Vaccines help your body make chemicals
antibodies to fight off a
virus. This vaccine is given as pills (orally).
Rotaviruses are a common infection in
children in Canada. Infection with a rotavirus usually causes stomach upset,
vomiting, diarrhea, and sometimes fever. Diarrhea, especially when it occurs
along with vomiting, can quickly lead to
dehydration in babies and young children who have
rotavirus. Dehydration occurs when the body loses water more quickly than it is
replaced. When you become dehydrated, you can develop severe health problems.
Babies and young children can become dehydrated very quickly.
rotavirus vaccine is recommended for children younger than 32 weeks of age. Children
should get 2 or 3 doses, at least 4 weeks apart. Vaccination usually starts at around 6 to 14 weeks, with another dose at around 4 months and 6 months of age (if needed).
The rotavirus vaccine protects about
98% of children from getting severe diarrhea caused by rotavirus. About 74% of
children who get the vaccine do not get rotavirus diarrhea at all.footnote 1
Side effects of the rotavirus vaccine are
usually minor but may include:
serious allergic reactions are rare with this vaccine,
call your doctor or local health unit right away if your child has trouble
breathing, a high fever, or anything unusual after taking the vaccine.
A child who had a severe allergic reaction to a previous dose of the
rotavirus vaccine should not get another dose of this vaccine. Tell your doctor
or nurse if your child has had a severe reaction to any vaccine or has severe
There is a small risk of intussusception from the rotavirus vaccination in the week after getting the first or second dose of the vaccine. Intussusception is a serious blockage of the intestine that must be treated in the hospital. It occurs in about 1 or 2 cases per 100,000 babies who get the vaccine.
Another rotavirus vaccine (Rotashield) was approved for
use in the United States in 1998, but it was removed from the market within a
year because of increased risk of serious intestinal problems in children who
received the vaccine. This earlier vaccine was never approved for use in
Canada, and public health experts are closely watching the current vaccines to make sure they are safe.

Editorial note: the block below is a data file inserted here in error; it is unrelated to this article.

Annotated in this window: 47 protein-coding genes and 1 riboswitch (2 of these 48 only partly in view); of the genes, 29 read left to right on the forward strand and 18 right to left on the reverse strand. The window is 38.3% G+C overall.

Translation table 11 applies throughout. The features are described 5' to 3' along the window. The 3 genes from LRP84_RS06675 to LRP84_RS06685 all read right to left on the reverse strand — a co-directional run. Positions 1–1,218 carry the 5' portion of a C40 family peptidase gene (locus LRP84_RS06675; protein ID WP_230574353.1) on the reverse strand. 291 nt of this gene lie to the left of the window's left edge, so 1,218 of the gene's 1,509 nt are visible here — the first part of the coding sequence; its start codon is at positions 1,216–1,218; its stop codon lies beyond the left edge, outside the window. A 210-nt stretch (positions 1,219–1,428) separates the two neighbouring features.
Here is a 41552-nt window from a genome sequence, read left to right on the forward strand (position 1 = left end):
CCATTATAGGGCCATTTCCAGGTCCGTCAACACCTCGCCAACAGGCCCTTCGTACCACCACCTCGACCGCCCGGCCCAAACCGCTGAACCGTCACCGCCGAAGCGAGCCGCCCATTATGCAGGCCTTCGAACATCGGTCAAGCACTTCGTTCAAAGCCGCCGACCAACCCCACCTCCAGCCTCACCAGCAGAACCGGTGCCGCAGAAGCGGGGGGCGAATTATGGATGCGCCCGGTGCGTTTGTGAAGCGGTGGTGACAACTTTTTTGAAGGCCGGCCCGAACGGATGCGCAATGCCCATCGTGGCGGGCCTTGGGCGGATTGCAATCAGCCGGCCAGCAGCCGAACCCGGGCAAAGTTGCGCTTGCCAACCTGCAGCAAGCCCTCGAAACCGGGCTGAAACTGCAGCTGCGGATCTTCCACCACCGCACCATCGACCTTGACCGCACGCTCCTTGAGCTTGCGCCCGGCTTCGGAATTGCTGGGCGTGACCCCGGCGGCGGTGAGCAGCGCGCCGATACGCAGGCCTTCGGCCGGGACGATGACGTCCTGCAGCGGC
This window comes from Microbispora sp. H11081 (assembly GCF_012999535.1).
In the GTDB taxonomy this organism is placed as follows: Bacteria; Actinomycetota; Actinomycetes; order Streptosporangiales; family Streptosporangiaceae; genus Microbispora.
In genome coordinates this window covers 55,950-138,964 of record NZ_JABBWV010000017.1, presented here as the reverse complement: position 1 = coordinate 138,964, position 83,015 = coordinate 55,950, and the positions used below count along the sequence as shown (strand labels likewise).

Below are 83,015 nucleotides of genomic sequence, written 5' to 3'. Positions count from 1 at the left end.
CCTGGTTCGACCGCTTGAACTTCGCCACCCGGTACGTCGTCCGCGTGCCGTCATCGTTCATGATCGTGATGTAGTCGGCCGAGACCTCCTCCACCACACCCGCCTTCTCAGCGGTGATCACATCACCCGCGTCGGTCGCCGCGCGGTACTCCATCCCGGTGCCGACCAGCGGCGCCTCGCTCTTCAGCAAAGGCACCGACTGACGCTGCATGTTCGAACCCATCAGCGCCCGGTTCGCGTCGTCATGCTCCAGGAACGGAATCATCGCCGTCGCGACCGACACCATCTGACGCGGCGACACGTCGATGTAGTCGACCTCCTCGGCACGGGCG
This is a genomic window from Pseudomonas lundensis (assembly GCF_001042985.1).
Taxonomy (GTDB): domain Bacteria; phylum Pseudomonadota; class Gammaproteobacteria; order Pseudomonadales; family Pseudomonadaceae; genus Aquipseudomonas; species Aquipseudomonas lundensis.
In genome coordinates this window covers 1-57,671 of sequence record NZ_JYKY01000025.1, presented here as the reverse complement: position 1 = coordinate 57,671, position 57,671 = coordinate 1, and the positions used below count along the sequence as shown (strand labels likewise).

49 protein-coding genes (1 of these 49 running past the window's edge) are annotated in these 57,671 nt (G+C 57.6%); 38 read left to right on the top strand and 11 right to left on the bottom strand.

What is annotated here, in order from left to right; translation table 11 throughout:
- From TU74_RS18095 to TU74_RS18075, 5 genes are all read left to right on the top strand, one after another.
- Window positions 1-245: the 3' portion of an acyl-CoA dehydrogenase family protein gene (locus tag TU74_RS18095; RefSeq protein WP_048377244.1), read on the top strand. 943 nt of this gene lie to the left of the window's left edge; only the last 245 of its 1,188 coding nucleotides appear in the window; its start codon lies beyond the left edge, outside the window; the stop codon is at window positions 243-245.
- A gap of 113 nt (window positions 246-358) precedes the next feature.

See Drug Reference for a full
list of side effects. (Drug Reference is not available in all systems.)
Although the rotavirus vaccine is
recommended by the National Advisory Committee on Immunization (NACI), the cost
of the vaccine is not currently covered under provincial health plans.
Rotavirus vaccine is not recommended for children older than 32 weeks.
Children who receive the vaccine should have the final dose in the
series at around 24 weeks (6 months) of age or earlier.
Rotavirus vaccine will not prevent
vomiting and diarrhea (gastroenteritis) caused by other germs.
In Canada, about 1 in 5 cases of gastroenteritis are caused by
Outbreaks of rotavirus
usually occur in the winter and early spring, between about November and April.
During these months, about 7 in 10 hospital visits for diarrhea in children age
6 to 24 months are due to rotavirus infection.footnote 1
Rotavirus infections often spread in settings where many children are
together, such as daycare centres. Almost all children in Canada and the United
States are infected with rotavirus by age 5.
Complete the new medication information form (PDF)(What is a PDF document?) to help you understand this medication.
National Advisory Committee on Immunization (2008). Statement on the recommended use of pentavalent human-bovine reassortant rotavirus vaccine. Canada Communicable Disease Report, 34(ACS-1): 1–33.
ByHealthwise StaffPrimary Medical ReviewerJohn Pope, MD - PediatricsBrian D. O'Brien, MD - Internal MedicineAdam Husney, MD - Family MedicineSpecialist Medical ReviewerWilliam Atkinson, MD, MPH - Thomas Emmett Francoeur, MD, MDCM, CSPQ, FRCPC - Pediatrics
Current as ofMay 23, 2016
Current as of:
May 23, 2016
John Pope, MD - Pediatrics
& Brian D. O'Brien, MD - Internal Medicine & Adam Husney, MD - Family Medicine & William Atkinson, MD, MPH - & Thomas Emmett Francoeur, MD, MDCM, CSPQ, FRCPC - Pediatrics
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